The Swaziland government has raised the price of cotton by 7 percent in an effort to revive the industry to combat poverty and unemployment in rural areas.
Moses Vilakati, the country’s minister of agriculture, announced the increase Monday during a press conference in the ministry’s boardroom, according to the Times of Swaziland.
“I am happy to announce to our farmers that despite the current trading difficulties, the price of cotton this season will increase by over seven per cent from E5.45 [$0.52] to E5.85 [$0.56] per kilogram for top grade cotton seed,” he said.
According to the minister, cotton is a major cash crop for farmers in the Middleveld and Lowveld regions of the country. He also noted that the country’s cotton industry has been struggling as a result of drought and the crop’s price instability.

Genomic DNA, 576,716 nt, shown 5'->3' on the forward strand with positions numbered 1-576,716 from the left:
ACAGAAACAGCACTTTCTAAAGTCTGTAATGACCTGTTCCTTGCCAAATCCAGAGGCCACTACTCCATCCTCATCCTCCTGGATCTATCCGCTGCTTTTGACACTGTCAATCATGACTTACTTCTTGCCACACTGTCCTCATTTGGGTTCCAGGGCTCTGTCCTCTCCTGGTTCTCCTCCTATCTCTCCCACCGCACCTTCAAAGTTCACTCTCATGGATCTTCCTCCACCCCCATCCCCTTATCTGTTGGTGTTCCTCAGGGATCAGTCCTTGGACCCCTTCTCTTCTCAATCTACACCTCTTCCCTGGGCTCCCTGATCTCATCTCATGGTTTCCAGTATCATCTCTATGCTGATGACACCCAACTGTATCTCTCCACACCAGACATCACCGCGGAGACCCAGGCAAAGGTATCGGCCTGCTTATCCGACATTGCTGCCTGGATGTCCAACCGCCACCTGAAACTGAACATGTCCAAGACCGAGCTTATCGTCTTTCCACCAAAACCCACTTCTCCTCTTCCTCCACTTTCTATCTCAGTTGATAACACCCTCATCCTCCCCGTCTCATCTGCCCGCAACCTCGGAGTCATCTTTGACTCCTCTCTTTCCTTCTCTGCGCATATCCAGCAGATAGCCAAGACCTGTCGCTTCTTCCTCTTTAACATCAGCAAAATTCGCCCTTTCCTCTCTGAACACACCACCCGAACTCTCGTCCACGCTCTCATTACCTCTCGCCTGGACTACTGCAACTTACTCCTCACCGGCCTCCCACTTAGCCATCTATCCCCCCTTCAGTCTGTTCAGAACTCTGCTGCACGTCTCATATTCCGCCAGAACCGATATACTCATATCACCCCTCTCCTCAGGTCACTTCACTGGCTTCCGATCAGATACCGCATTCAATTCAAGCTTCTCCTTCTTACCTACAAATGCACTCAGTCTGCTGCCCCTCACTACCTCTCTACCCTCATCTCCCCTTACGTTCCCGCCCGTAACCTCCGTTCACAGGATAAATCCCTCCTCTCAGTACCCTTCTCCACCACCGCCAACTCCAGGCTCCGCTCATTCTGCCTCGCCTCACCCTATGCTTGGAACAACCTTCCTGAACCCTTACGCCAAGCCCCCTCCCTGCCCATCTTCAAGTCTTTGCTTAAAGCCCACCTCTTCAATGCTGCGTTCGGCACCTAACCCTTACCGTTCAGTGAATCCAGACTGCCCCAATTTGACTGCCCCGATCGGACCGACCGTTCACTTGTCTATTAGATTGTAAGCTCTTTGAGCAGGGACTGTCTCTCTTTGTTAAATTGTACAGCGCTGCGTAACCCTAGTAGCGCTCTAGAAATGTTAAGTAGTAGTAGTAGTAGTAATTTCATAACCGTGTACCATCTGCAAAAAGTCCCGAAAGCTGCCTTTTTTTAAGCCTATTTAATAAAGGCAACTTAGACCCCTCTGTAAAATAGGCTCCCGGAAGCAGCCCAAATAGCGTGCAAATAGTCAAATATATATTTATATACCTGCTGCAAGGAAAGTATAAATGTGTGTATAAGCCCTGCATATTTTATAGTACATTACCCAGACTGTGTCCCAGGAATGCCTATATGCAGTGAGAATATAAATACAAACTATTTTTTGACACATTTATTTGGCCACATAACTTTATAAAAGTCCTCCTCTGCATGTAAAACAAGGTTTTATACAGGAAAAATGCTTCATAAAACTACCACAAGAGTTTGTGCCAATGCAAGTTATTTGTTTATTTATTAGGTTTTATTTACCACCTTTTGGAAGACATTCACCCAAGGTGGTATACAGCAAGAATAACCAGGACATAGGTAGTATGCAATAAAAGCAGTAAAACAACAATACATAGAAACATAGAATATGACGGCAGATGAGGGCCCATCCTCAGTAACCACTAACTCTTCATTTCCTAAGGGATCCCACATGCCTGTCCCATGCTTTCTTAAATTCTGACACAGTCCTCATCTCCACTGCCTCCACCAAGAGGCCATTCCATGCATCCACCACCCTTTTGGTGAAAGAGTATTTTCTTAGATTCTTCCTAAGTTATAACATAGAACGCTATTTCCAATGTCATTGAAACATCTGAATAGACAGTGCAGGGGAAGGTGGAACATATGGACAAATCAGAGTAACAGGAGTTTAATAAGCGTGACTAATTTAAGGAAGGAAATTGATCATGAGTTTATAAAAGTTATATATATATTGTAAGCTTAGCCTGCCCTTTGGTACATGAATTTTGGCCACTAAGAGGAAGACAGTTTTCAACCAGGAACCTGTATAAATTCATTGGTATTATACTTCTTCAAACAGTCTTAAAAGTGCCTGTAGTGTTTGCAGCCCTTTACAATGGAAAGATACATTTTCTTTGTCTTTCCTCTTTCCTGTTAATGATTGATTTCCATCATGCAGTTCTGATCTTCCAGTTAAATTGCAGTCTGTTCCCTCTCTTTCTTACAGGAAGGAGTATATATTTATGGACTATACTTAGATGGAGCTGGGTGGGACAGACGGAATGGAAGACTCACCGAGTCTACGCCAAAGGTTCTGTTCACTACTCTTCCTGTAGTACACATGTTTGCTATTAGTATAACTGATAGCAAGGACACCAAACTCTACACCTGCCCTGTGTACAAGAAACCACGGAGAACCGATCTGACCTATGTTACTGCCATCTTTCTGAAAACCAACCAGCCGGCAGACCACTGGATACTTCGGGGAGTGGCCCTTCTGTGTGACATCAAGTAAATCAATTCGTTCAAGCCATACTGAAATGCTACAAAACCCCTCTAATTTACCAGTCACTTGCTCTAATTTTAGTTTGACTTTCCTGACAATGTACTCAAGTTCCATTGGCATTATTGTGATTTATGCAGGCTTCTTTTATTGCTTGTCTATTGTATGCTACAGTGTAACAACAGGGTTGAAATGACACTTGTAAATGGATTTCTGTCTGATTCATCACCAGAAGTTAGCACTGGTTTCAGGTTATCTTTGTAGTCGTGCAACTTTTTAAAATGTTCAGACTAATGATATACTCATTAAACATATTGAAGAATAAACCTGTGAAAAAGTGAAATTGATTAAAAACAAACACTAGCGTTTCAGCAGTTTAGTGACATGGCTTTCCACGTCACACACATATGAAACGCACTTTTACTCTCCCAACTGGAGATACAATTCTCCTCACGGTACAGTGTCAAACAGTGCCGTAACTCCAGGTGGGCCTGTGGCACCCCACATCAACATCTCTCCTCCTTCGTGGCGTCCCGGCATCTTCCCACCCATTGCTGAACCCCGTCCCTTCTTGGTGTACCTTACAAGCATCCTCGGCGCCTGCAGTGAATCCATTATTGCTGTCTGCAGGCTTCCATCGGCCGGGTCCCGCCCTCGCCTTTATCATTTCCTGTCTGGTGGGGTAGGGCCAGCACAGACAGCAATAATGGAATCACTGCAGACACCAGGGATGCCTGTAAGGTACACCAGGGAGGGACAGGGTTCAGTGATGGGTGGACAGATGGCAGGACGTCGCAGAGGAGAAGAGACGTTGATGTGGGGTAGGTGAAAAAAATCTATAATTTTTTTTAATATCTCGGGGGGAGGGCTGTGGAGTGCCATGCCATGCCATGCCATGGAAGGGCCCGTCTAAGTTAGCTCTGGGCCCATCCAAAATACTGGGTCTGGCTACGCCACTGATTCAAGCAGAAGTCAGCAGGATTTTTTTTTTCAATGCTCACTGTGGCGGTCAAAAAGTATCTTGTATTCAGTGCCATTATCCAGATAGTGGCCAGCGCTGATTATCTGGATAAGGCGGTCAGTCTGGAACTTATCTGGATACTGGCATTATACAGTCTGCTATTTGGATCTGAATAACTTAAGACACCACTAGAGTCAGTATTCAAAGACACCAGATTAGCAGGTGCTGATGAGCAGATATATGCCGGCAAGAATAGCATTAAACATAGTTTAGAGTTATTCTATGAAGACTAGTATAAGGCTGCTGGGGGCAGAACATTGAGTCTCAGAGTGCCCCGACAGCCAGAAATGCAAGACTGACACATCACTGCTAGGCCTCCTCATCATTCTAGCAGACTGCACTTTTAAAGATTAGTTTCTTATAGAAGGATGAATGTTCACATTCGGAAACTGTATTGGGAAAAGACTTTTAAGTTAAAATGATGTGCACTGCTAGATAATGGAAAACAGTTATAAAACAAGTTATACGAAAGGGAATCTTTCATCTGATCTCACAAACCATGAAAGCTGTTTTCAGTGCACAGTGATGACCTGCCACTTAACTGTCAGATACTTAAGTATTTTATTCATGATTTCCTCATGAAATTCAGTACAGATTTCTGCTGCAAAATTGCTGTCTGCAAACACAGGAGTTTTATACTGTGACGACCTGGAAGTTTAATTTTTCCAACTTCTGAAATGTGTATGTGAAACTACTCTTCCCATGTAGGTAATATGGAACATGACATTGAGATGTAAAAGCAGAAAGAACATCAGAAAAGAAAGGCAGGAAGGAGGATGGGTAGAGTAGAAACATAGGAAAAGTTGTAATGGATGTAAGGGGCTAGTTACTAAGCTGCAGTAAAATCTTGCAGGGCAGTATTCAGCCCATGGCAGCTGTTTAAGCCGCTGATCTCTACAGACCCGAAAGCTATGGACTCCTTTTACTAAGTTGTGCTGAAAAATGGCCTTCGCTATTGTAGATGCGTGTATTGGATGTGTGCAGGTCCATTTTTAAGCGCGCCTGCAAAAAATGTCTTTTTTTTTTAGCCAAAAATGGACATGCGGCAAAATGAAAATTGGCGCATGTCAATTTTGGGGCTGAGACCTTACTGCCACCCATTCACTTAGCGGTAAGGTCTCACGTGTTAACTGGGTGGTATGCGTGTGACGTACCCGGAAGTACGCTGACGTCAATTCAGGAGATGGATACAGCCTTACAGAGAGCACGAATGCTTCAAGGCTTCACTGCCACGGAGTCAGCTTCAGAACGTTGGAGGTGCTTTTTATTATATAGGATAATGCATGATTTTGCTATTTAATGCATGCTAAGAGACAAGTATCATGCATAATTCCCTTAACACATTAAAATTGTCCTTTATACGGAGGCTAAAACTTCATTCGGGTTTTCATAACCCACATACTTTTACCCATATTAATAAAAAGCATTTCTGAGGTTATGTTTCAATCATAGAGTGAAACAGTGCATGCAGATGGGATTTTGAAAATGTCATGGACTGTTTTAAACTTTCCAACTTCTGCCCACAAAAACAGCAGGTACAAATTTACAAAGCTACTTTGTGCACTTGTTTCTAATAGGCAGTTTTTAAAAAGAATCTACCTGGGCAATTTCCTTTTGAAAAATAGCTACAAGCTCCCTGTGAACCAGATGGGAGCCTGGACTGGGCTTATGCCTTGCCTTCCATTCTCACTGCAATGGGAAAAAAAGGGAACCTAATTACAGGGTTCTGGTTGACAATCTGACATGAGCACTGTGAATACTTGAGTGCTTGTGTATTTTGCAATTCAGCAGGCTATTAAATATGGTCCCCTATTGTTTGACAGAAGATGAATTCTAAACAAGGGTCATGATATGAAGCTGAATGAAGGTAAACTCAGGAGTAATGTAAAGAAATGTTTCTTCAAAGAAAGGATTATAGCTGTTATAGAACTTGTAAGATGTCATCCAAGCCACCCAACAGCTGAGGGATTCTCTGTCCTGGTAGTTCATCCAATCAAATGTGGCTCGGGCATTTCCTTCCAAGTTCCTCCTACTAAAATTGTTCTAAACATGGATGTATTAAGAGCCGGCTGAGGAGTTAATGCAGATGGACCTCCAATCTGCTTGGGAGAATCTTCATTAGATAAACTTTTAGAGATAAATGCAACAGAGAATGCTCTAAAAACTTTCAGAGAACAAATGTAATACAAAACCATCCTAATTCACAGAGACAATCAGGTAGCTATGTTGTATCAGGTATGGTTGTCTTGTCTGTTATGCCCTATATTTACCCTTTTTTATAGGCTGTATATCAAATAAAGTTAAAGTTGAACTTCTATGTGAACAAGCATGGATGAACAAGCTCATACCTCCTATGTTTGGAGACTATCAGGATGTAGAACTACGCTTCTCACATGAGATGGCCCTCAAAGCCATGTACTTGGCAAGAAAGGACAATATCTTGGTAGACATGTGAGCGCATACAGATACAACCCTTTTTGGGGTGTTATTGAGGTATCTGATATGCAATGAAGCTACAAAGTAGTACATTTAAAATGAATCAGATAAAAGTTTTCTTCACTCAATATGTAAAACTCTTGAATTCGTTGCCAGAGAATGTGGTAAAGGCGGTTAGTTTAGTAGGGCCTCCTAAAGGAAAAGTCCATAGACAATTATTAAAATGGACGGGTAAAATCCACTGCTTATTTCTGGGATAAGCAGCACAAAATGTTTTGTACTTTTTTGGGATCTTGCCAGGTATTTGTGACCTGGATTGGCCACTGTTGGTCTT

But the price increase, and other initiatives like expanding local ginneries, is part of the Swaziland’s effort to stimulate profitability in the industry.
“In an effort to resuscitate the cotton industry, government through the ministry of agriculture injected funds to a tune of E8.5 million to retain the cotton ginnery,” Vilakati said. “This was pursuant of the objectives contained in the turn-around strategy of the cotton sector,” he added.
Nearly 3,000 farmers will see their profits go up as a result of the price increase.